The above really demonstrates the consequences of getting it wrong as it can not only cost money but can also lead to a criminal record.

If you have any concerns about consumer rights or are the subject of a Trading Standards investigation, do get in contact as the legal team have former consumer rights advisers and ex Trading Standard officers who will be able to provide tailored help and advice. Lawgistics Small Business package and Professional package members get unlimited telephone access to the legal team included within their annual subscription.

Profit BoxDevelop your people like your business depends on it

What most people don’t know is that talent development doesn’t have to be complicated, high risk or expensive. Once they integrate key development stages, the results can be remarkable. Empower your team. Lead your industry. We’re your strategic learning partner, driving performance by moving skills forward.

Nona BowkisLegal AdvisorRead More by this author

Related Legal Updates

How would you like to pay: cash, card, or crypto?

Crypto is a virtually unregulated payment method and does not have any statutory backing, unlike the S75 Consumer Credit Act 1974. Consumers will be unable to request an “undo” on the transaction and rely entirely on the seller to willingly provide a refund.

Why bother with Pre-Delivery Inspection Forms (PDI)?

It is easy to go around a vehicle, giving everything a cursory glance and just ticking the boxes to say you have looked at it.

A reasonable price to be paid for a service

The defendant paid only a portion of the invoice, promising to pay the remainder in good time, and took the vehicle.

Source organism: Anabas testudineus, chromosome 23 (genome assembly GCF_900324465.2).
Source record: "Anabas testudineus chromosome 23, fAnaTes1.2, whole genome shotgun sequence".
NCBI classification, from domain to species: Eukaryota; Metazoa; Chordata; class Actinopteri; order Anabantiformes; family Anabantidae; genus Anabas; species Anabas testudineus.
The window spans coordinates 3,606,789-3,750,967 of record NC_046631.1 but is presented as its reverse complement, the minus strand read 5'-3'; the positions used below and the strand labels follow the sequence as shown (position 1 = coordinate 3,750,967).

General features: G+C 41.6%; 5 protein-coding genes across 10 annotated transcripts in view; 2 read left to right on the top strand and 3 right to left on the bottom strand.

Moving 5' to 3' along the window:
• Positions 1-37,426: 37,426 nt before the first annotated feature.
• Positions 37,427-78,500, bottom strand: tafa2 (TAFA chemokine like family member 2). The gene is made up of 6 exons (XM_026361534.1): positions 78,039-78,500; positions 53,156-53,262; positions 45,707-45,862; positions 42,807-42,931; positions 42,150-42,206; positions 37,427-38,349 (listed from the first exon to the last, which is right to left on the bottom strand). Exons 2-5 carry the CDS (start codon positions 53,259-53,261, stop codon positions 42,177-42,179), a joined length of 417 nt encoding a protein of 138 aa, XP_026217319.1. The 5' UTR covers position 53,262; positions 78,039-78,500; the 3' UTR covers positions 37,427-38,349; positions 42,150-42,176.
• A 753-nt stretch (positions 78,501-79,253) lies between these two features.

Can an entire family bring court proceedings for an alleged defective car?

Luckily the Ruffles’ family dog didn’t turn up either as no doubt Pooch would have been allowed a woof on the witness stand too!

Car Dealers and Consumers – A Modern Day Tale

Ambulance chasers and chancer consumers are two pet hates of the legal team and we relish dealing with their issues here at Lawgistics.

The real difference between claims under and over £10k

Litigation isn’t always just about having a strong argument, there are many factors that can help you win a case and reduce your risk.

Warranty or Statutory Rights

We all regularly hear comments that a warranty covers consumer rights and there is a cut off of those rights once the warranty expires.

Get in touch

Complete the form to get in touch or via our details below:

Phone
01480 455500
Address

Vinpenta House
High Causeway
Whittlesey
Peterborough
PE7 1AE

By submitting this quote you agree to our Terms & Conditions and Privacy & Cookies Policy.

This site is protected by reCAPTCHA and the Google Privacy Policy and Terms of Service apply.